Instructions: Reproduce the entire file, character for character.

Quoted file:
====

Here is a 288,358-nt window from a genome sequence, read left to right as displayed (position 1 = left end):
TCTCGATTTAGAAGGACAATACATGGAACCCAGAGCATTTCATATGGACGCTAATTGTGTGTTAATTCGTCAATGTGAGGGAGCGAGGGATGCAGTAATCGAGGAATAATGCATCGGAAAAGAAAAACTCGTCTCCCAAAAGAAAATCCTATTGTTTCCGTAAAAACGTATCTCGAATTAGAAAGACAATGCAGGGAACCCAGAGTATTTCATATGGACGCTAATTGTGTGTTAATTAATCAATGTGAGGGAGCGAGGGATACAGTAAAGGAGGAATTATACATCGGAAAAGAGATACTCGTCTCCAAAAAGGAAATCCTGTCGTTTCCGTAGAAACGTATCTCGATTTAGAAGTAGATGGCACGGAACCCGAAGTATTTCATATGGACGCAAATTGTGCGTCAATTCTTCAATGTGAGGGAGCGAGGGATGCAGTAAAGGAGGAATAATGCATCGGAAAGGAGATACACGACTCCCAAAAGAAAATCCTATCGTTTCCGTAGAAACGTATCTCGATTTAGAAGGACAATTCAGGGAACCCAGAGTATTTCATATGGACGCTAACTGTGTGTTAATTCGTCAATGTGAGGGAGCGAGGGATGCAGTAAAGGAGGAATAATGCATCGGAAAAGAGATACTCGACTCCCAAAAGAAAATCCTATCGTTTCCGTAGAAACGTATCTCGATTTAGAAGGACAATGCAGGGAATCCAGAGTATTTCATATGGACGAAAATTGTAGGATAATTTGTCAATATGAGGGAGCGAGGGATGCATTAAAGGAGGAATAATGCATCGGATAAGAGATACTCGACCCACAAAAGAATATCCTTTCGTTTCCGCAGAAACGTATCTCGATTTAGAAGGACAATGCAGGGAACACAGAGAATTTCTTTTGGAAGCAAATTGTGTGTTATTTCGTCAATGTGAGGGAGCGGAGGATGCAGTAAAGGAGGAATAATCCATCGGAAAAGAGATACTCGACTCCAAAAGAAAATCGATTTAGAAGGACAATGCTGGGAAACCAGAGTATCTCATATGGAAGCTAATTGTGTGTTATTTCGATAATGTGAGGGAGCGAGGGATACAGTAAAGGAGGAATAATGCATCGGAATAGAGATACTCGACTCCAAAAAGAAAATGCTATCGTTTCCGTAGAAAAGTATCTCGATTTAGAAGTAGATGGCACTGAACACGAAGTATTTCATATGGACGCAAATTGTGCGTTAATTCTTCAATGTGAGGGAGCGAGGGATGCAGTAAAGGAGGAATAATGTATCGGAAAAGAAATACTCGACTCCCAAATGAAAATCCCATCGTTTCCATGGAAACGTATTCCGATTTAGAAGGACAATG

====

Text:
Here is a 288,358-nt window from a genome sequence, read left to right as displayed (position 1 = left end):
TCTCGATTTAGAAGGACAATACATGGAACCCAGAGCATTTCATATGGACGCTAATTGTGTGTTAATTCGTCAATGTGAGGGAGCGAGGGATGCAGTAATCGAGGAATAATGCATCGGAAAAGAAAAACTCGTCTCCCAAAAGAAAATCCTATTGTTTCCGTAAAAACGTATCTCGAATTAGAAAGACAATGCAGGGAACCCAGAGTATTTCATATGGACGCTAATTGTGTGTTAATTAATCAATGTGAGGGAGCGAGGGATACAGTAAAGGAGGAATTATACATCGGAAAAGAGATACTCGTCTCCAAAAAGGAAATCCTGTCGTTTCCGTAGAAACGTATCTCGATTTAGAAGTAGATGGCACGGAACCCGAAGTATTTCATATGGACGCAAATTGTGCGTCAATTCTTCAATGTGAGGGAGCGAGGGATGCAGTAAAGGAGGAATAATGCATCGGAAAGGAGATACACGACTCCCAAAAGAAAATCCTATCGTTTCCGTAGAAACGTATCTCGATTTAGAAGGACAATTCAGGGAACCCAGAGTATTTCATATGGACGCTAACTGTGTGTTAATTCGTCAATGTGAGGGAGCGAGGGATGCAGTAAAGGAGGAATAATGCATCGGAAAAGAGATACTCGACTCCCAAAAGAAAATCCTATCGTTTCCGTAGAAACGTATCTCGATTTAGAAGGACAATGCAGGGAATCCAGAGTATTTCATATGGACGAAAATTGTAGGATAATTTGTCAATATGAGGGAGCGAGGGATGCATTAAAGGAGGAATAATGCATCGGATAAGAGATACTCGACCCACAAAAGAATATCCTTTCGTTTCCGCAGAAACGTATCTCGATTTAGAAGGACAATGCAGGGAACACAGAGAATTTCTTTTGGAAGCAAATTGTGTGTTATTTCGTCAATGTGAGGGAGCGGAGGATGCAGTAAAGGAGGAATAATCCATCGGAAAAGAGATACTCGACTCCAAAAGAAAATCGATTTAGAAGGACAATGCTGGGAAACCAGAGTATCTCATATGGAAGCTAATTGTGTGTTATTTCGATAATGTGAGGGAGCGAGGGATACAGTAAAGGAGGAATAATGCATCGGAATAGAGATACTCGACTCCAAAAAGAAAATGCTATCGTTTCCGTAGAAAAGTATCTCGATTTAGAAGTAGATGGCACTGAACACGAAGTATTTCATATGGACGCAAATTGTGCGTTAATTCTTCAATGTGAGGGAGCGAGGGATGCAGTAAAGGAGGAATAATGTATCGGAAAAGAAATACTCGACTCCCAAATGAAAATCCCATCGTTTCCATGGAAACGTATTCCGATTTAGAAGGACAATG